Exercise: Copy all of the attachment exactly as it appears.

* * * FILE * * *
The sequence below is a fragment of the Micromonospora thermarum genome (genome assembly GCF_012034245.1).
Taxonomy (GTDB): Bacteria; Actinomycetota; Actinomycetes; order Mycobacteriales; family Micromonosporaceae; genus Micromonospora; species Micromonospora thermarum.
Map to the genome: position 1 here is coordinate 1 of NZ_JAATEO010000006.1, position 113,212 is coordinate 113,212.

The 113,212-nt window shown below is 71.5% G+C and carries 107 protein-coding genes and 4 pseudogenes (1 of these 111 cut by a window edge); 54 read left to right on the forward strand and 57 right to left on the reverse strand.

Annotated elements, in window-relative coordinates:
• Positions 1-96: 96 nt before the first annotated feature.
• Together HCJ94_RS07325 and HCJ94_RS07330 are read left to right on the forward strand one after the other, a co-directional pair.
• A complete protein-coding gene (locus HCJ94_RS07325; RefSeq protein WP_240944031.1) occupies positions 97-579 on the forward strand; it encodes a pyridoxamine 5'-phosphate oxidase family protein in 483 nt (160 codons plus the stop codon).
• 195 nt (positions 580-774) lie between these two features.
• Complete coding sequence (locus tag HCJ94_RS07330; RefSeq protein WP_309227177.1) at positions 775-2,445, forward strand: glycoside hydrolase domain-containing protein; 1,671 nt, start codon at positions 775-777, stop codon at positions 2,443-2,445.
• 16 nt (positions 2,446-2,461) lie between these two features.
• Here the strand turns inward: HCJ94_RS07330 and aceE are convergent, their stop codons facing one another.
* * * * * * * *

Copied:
The sequence below is a fragment of the Micromonospora thermarum genome (genome assembly GCF_012034245.1).
Taxonomy (GTDB): Bacteria; Actinomycetota; Actinomycetes; order Mycobacteriales; family Micromonosporaceae; genus Micromonospora; species Micromonospora thermarum.
Map to the genome: position 1 here is coordinate 1 of NZ_JAATEO010000006.1, position 113,212 is coordinate 113,212.

The 113,212-nt window shown below is 71.5% G+C and carries 107 protein-coding genes and 4 pseudogenes (1 of these 111 cut by a window edge); 54 read left to right on the forward strand and 57 right to left on the reverse strand.

Annotated elements, in window-relative coordinates:
• Positions 1-96: 96 nt before the first annotated feature.
• Together HCJ94_RS07325 and HCJ94_RS07330 are read left to right on the forward strand one after the other, a co-directional pair.
• A complete protein-coding gene (locus HCJ94_RS07325; RefSeq protein WP_240944031.1) occupies positions 97-579 on the forward strand; it encodes a pyridoxamine 5'-phosphate oxidase family protein in 483 nt (160 codons plus the stop codon).
• 195 nt (positions 580-774) lie between these two features.
• Complete coding sequence (locus tag HCJ94_RS07330; RefSeq protein WP_309227177.1) at positions 775-2,445, forward strand: glycoside hydrolase domain-containing protein; 1,671 nt, start codon at positions 775-777, stop codon at positions 2,443-2,445.
• 16 nt (positions 2,446-2,461) lie between these two features.
• Here the strand turns inward: HCJ94_RS07330 and aceE are convergent, their stop codons facing one another.